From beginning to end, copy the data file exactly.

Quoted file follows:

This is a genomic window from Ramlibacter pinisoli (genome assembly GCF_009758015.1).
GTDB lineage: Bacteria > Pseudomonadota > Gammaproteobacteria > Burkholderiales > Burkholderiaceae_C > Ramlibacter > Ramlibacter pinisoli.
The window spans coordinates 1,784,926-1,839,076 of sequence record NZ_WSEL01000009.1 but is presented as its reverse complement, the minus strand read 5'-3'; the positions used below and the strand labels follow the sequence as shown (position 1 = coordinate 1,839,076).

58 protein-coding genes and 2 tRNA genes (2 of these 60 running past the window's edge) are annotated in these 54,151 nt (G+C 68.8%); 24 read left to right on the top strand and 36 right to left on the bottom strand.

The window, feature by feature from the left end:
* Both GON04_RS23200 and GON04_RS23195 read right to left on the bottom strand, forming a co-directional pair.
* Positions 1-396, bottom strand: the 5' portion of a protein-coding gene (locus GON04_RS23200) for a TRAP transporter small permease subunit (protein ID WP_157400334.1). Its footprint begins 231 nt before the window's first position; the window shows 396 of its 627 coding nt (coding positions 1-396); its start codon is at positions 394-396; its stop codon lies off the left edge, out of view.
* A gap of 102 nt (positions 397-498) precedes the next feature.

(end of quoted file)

This is a genomic window from Ramlibacter pinisoli (genome assembly GCF_009758015.1).
GTDB lineage: Bacteria > Pseudomonadota > Gammaproteobacteria > Burkholderiales > Burkholderiaceae_C > Ramlibacter > Ramlibacter pinisoli.
The window spans coordinates 1,784,926-1,839,076 of sequence record NZ_WSEL01000009.1 but is presented as its reverse complement, the minus strand read 5'-3'; the positions used below and the strand labels follow the sequence as shown (position 1 = coordinate 1,839,076).

58 protein-coding genes and 2 tRNA genes (2 of these 60 running past the window's edge) are annotated in these 54,151 nt (G+C 68.8%); 24 read left to right on the top strand and 36 right to left on the bottom strand.

The window, feature by feature from the left end:
* Both GON04_RS23200 and GON04_RS23195 read right to left on the bottom strand, forming a co-directional pair.
* Positions 1-396, bottom strand: the 5' portion of a protein-coding gene (locus GON04_RS23200) for a TRAP transporter small permease subunit (protein ID WP_157400334.1). Its footprint begins 231 nt before the window's first position; the window shows 396 of its 627 coding nt (coding positions 1-396); its start codon is at positions 394-396; its stop codon lies off the left edge, out of view.
* A gap of 102 nt (positions 397-498) precedes the next feature.